2011 Honda Odyssey Touring Elite
Guess what? Minivans are still uncool. Automakers know this. Even the latest ads for the Honda Odyssey and the Toyota Sienna acknowledge the squareness of the segment. Sales have stabilized at about 500,000 units per year since tragically hip moms and dads fled to crossovers. As a mature segment with little potential for growth, minivans are getting comfortable with their squareness. For evidence, we direct your attention to the new Nissan Quest, which not only acknowledges its one-box silhouette but drapes a metaphorical trench coat over the whole thing.
So minivans are cool with being uncool. Can we move on? The premise remains the same as before: Maximize people and cargo space, and forget about the styling. Driving dynamics get second billing. The point is to get you and your kids (or, for aging boomers, your dogs) to and from every destination with the least amount of hassle and the most comfort.
The newest in our assembled quartet is the Nissan Quest, back after a two-year hiatus. Now based on the company's D platform (shared with the Altima, Maxima, and Murano), the Quest is similar to the Japanese-market Elgrand. For 2011, the Chrysler Town & Country (and its sibling, the Dodge Grand Caravan) gets freshened exterior and interior styling, a retuned suspension, and — most important — a new 283-hp V-6 mated to a six-speed automatic, which replaces all three previous powertrain offerings.
The Odyssey and the Sienna are also new for the 2011 model year, but both offer carry-over engines lashed to new six-speed automatics (available only in Touring trim on the Honda). There's a lot of common ground among this set. All four are powered by 24-valve V-6 engines, with only 35 horsepower separating the strongest (Chrysler) from the weakest (Honda). In the top-of-the-line trims we specified for our test group, each minivan comes with power side doors and a power rear hatch. They all offer some sort of flat load floor when the seats are folded and/or removed.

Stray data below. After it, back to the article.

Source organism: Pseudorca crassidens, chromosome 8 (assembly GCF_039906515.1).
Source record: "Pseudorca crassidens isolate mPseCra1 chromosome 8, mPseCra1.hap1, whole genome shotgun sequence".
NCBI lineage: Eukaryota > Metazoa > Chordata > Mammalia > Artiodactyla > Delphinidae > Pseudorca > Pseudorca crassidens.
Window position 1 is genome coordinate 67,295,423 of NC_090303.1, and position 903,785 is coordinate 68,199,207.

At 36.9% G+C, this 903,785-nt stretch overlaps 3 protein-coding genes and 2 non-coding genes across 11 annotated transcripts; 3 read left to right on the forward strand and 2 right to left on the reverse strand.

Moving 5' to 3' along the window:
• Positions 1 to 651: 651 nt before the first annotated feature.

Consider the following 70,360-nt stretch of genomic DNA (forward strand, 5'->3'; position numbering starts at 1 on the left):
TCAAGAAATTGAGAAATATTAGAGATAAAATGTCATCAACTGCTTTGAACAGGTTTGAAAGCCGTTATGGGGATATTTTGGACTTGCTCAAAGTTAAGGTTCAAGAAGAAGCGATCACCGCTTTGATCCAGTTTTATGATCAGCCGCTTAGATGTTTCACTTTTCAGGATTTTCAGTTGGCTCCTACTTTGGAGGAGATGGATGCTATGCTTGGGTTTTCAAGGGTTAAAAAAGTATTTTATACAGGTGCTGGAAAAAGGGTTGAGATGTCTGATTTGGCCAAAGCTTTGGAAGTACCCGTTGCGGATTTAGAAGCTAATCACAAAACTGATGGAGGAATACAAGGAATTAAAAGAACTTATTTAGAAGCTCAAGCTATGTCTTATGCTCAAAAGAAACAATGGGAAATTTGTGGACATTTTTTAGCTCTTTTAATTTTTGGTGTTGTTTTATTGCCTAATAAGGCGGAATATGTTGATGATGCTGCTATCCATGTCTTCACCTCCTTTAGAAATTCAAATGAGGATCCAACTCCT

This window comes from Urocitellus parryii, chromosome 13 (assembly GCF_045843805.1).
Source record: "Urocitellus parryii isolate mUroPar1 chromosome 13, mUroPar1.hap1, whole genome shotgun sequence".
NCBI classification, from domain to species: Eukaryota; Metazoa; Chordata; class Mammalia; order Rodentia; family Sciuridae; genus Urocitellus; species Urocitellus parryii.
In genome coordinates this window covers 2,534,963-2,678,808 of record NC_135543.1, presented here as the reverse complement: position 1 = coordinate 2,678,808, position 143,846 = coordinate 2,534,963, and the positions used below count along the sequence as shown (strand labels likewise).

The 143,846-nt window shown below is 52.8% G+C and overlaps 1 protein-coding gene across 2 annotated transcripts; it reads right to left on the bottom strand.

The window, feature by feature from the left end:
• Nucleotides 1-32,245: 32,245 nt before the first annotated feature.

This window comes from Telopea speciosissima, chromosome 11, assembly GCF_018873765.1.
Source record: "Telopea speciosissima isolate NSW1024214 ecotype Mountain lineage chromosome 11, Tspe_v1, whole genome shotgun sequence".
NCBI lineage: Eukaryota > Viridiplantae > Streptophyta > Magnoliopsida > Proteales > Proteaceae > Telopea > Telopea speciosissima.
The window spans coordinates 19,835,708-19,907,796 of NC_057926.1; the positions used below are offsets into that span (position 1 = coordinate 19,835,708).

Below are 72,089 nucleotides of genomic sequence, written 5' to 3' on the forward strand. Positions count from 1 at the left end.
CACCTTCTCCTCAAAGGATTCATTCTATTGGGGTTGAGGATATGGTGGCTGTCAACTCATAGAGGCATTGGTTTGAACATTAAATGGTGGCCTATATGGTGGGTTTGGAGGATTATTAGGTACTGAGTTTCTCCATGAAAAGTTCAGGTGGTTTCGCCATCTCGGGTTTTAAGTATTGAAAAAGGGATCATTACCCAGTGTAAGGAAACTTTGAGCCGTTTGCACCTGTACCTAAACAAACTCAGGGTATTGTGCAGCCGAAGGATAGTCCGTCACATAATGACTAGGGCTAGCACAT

It's worth noting that although the vans tested here all ring in at about $40,000, each can be had for closer to $30,000. The price of the Sienna, the highest in this test, drops as low as $25,370 for a base four-cylinder.
In light of the targeted use of these vehicles, we focused on the passenger compartments as much as we did on behind-the-wheel impressions. We watched Team America: World Police multiple times in an effort to evaluate the rear-seat entertainment systems. We also wore a pregnancy-simulation vest while examining each minivan for ease of child-seat installation [click here]. And yes, we left some small part of our dignity behind these sliding doors.
The Sienna is a perfect example of the — dare we say — pleasures of owning a minivan. A flat, wide floor underneath the driver's seat makes getting in and out easy. The interior boasts two glove boxes, plus a handy storage cubby on the floor between the instrument panel and the center console in which to store your purse — sorry, "European man-satchel." The center console deploys rearward to dispatch two cup holders for second-row passengers. And in our Limited model, the second-row residents get captain's chairs with slide-out leg rests. They even almost work. To fully extend, the second row needs to slide completely back, obliterating third-row leg space. Even then, the leg extensions accommodate only the shorter lower limbs of children. But we like the idea. The same goes for the power-folding third row, which won't work if the second row is too far aft. We expect better execution from Toyota.
A good idea executed poorly also describes the Siennas's ride, which we deemed too harsh. We commend Toyota for attempting to inject a bit of sportiness into the Sienna, but it seems to have taken things a little too far. Light steering, however, makes for effortless parking-lot navigation, which counts for a lot in this segment. But the power assist doesn't trail off at driving speeds; as a result, the steering effort stays light, which is at odds with the Sienna's sporty pretensions.
The Sienna earns points for ergonomics, with easy-to-find buttons for the power doors and the tailgate. The radio and nav system are clustered logically and high on the dash; the climate control has large, legible buttons and is likewise easy to use.